31 Days of Stories 2013, Day 9: “Saudade” by Nicole Dixon

May 9, 2013 by · Leave a Comment 

From High-Water Mark

High_Water_MarkIn an interview with her publisher, The Porcupine’s Quill, around the time her debut story collection appeared last fall, Nicole Dixon was asked to identify which aspect of writing she finds most challenging. “Coming up with new ideas and avoiding cliché,” Dixon responded. “Keeping motivated, especially knowing so many agents, publishers … and grant juries would rather I was writing a novel set in some war-torn and/or rural past or [with] some quirky gimmick.” The ten stories in High-Water Mark are all contemporary, although some do feature rural settings, and focus for the most part on strong female protagonists trying to navigate the choppy emotional waters of romantic relationships, careers, and family.

In contrast to the stories set in rural Nova Scotia, “Saudade” is almost defiantly urban, located in a present-day Toronto that is highly specific and recognizable. The CN Tower gets name-checked, naturally, but so does College Street resto/indie-music venue Ranch Relaxo, the university radio station CIUT, and former Yonge Street landmark Sam the Record Man. What these last three have in common is music, which is no accident: “Saudade” focuses on the fissures that develop when two female musicians invite a volatile third member into their band.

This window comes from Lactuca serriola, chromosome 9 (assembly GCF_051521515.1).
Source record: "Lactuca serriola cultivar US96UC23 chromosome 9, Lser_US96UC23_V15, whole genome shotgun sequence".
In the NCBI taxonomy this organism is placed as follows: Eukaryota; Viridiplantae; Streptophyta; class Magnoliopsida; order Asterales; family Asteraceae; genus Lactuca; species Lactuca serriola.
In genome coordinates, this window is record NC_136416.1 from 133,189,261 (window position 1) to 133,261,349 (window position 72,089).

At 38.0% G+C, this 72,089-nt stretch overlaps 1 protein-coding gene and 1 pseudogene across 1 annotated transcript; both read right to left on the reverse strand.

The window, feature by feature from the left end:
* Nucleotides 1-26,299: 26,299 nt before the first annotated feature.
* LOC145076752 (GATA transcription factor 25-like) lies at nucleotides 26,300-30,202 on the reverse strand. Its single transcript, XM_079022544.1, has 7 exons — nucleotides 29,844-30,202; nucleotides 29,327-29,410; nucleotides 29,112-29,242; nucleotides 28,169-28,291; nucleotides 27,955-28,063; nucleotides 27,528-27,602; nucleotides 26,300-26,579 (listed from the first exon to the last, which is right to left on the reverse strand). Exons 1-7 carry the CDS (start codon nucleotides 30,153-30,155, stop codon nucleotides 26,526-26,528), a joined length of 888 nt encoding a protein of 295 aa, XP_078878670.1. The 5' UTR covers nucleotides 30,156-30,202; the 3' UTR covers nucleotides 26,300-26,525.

The nettlesome figure is Jette, short for Jacosta (her parents “are Greek and tragic”), the lead singer for a rock band called Martian Barn. Everything about Jette is powerful and just slightly off-kilter: her body is “tough,” her hair “asymmetrically layered,” and her voice “slightly distorted.” “[M]any lead female singers’ voices get drowned out by the instruments in their mostly male bands,” Dixon writes, “but Jette’s voice is an engine.” Notwithstanding her very name (if pronounced with a hard “J” sound), this is the second time in as many paragraphs that Jette is likened to a machine: when she gets up from a barroom table to go to the washroom, she leaves her companions “staring after [her] vapour trail.”

Jette is also a lesbian, which causes friction when she comes between the the two founding members of the indie-rock band The Tender Buttons. Ingrid, the guitarist and vocalist, is introverted and introspective, “most comfortable with a guitar strapped to her body or a mike in her face.” Keyboardist Sabine, by contrast, is more outgoing, prone to wearing T-shirts emblazoned with ice cream cones and the phrase “Lick Me.” Sabine is also bisexual. “[If] I didn’t want to fuck half the women I meet,” she says, “I wouldn’t even bother with them.”

Sabine’s disdain for a certain kind of female finds an echo in Ingrid’s initial reaction to her when the two first encounter one another at a party. Ingrid is delighted to be able to engage in a detailed and knowledgeable dialogue about music, a subject usually dominated by dudes, and expresses surprise that “this woman-to-woman conversation never defaulted to talk of shopping or TV or complaints about men.” All of Dixon’s writing contains a strong feminist streak, and here she has built into her story its very own version of the Bechdel Test. “Sabine didn’t act like women acted at parties,” Dixon writes, “didn’t hate Ingrid just because Ingrid had expressed an opinion which was outside of the things women were supposed to talk about.”